It was interesting to read a front page interview given The Guardian by outgoing Chief Executive of NBFIRA, (Non Bank Financial Institutions Regulatory Authority) Richard Hobart.
For the record, NBFIRA is a statutory parastatal, wholly owned and financed by the Government of Botswana.
The organization was formed to regulate such businesses like insurance companies, brokers, pension funds and the like.
A Canadian, we learn from the interview, Hobart leaves his contract midway through a lucrative job because, as he puts it, he has been perennially frustrated by people who were supposed to help him.
The NBFIRA Board is singled out for venomous scorn.
This should be a lesson for the future.
It is unfortunate that, beyond saying that the Board that was meant to supervise him and give the Institution a kind of strategic direction was not well qualified, Hobart does not go far enough to say in clearer terms just what it is that frustrated him during his stay at NBFIRA.
He also does not say just what steps he took against the meddling and trivial interference by the Board.
Did he at any time complain to the line Minister?
If the Minister did not take any steps to protect the professional integrity and independence of NBFIRA as is expected, did Hobart make any attempts to approach the President, on whose custody all ministers are supposed to be holding their positions?
We say the Minster (and not the Permanent Secretary) because at all the material time, the Permanent Secretary in the Ministry of Finance was always a Board Member at NBFIRA.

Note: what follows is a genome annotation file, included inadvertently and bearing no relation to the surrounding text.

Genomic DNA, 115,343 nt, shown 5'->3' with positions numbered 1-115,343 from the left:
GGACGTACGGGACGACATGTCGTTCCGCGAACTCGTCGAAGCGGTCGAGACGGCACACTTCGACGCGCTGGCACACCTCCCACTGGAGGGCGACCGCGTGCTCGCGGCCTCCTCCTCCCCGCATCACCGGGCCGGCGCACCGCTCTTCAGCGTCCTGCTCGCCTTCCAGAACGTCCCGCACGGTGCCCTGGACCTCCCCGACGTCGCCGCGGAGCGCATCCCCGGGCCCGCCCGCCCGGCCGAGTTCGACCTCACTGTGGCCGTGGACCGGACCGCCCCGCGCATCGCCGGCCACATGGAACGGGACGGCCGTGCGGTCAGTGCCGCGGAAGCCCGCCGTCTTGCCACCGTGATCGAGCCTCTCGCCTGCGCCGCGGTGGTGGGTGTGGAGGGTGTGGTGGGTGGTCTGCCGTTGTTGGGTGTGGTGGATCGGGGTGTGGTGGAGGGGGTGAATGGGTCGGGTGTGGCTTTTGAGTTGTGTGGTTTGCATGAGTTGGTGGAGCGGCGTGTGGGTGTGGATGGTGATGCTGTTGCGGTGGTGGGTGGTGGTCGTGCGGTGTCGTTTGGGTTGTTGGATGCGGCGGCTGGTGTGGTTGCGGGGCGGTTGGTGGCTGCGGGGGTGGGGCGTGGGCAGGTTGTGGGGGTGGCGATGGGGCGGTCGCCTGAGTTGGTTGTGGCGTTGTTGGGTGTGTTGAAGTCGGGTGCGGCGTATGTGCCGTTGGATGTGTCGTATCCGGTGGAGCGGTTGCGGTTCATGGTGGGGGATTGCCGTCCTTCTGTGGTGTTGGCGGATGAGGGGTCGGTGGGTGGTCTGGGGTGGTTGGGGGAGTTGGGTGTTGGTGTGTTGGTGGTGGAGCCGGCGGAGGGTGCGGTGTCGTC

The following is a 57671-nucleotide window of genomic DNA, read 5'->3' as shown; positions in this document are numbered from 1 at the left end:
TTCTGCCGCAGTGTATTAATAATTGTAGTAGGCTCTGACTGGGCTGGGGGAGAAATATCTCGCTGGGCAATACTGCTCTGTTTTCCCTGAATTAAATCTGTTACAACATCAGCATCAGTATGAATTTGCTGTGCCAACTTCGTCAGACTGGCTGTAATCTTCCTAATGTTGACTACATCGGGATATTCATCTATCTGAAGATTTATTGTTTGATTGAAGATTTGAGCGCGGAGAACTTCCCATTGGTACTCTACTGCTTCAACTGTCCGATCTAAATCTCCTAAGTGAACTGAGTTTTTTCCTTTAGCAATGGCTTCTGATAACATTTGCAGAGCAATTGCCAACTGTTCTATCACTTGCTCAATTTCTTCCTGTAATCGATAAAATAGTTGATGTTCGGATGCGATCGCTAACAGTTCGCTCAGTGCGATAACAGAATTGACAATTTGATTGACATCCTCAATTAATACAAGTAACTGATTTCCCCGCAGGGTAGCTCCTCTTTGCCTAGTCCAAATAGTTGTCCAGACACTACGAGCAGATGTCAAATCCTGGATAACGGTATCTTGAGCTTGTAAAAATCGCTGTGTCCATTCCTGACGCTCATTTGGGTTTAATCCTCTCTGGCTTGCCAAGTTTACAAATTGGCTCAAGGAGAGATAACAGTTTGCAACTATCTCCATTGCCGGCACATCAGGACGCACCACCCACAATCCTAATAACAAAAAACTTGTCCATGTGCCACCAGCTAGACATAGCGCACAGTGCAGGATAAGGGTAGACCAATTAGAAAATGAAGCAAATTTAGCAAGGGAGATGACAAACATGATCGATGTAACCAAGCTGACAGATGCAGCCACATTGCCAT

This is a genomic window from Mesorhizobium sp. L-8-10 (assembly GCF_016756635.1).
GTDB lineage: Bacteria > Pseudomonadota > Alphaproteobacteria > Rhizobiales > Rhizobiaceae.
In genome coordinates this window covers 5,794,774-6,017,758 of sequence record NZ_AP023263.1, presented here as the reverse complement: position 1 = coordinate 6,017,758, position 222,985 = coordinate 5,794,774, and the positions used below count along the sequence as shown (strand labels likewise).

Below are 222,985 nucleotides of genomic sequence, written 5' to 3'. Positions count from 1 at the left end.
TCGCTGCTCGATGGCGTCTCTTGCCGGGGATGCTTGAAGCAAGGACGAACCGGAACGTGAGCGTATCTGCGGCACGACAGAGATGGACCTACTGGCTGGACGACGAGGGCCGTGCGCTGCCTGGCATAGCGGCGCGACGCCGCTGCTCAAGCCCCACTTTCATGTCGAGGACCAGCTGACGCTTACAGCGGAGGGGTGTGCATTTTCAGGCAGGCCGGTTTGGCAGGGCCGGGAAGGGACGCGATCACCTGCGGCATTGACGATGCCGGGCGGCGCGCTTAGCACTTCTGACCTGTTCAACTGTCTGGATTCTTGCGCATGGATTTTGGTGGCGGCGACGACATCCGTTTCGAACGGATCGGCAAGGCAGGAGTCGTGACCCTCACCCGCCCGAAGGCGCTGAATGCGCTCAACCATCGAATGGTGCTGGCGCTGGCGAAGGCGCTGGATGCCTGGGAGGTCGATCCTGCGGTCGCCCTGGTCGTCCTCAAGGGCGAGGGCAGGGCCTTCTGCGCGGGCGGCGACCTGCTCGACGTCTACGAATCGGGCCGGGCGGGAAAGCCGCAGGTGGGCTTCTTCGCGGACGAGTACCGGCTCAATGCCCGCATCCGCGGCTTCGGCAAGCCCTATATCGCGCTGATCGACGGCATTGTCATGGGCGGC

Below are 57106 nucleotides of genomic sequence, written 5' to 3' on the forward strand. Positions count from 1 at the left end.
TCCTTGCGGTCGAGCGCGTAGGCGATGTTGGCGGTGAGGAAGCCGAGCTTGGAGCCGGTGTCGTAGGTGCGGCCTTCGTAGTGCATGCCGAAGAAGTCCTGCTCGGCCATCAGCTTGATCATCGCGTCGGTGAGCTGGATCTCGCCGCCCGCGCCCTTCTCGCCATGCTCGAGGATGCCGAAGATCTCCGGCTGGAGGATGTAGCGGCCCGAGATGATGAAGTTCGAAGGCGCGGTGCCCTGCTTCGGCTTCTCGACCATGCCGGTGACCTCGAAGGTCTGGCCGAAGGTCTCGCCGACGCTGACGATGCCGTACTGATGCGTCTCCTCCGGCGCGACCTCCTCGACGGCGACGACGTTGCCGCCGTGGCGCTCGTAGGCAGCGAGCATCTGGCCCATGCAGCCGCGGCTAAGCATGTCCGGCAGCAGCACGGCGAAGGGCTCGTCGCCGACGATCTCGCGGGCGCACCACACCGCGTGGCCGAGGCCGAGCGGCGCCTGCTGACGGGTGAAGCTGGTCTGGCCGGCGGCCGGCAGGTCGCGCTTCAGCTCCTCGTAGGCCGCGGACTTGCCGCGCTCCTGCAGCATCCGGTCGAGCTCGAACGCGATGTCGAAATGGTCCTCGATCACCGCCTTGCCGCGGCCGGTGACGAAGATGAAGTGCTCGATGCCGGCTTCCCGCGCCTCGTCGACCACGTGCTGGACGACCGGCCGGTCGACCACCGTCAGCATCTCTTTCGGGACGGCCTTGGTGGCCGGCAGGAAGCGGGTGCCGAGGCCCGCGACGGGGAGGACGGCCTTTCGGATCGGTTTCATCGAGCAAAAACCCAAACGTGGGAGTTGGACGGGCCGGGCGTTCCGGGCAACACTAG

That said, it is perhaps most insightful of the man’s character that in his interview, Hobart chooses to say nothing about some of the most glaring mishaps that happened under his watch at NBFIRA.
Far from being a near angel he paints himself to be in The Guardian interview, the NBFIRA executive leadership, of which he was the epitome, has been found wanting in many key areas.
In contrast, the very board which Hobart accuses of lack of qualification has on at one occasion come to the rescue of the organization, when NBFIRA’s integrity as a regulator was at risk.
Lest we forget, NBFIRA is the same parastatal; wholly financed and owned by government, that under Hobart employed people without proper screening, thereby risking the very integrity of the institution itself, as it later turned out that some of them had dubious backgrounds.
In the interview Hobart speaks highly of some of these individuals.
As a regulatory body, NBFIRA’s stock in trade is integrity, transparency and honesty.
Once these become suspect or are endangered, as indeed they so often were during Hobart’s tenure as CEO, then the operational existence of the regulatory body becomes tenuous.
The same Hobart who blames everyone but himself in the said The Guardian interview is the same man who during his time as Chief Executive of NBFRIA, found nothing wrong with employing the son of one of the Board Members even as no advert had been flighted to give everybody else a chance.
In his ravings in The Guardian, Hobart does not mention this matter.
He does not say the two members of staff he fired were accused of having leaked this information to the media.
Perhaps the only honest thing he mentions in his interview is that he sacked two managers he inherited from the Ministry of Finance because they resisted his footloose cowboy etiquette and management style.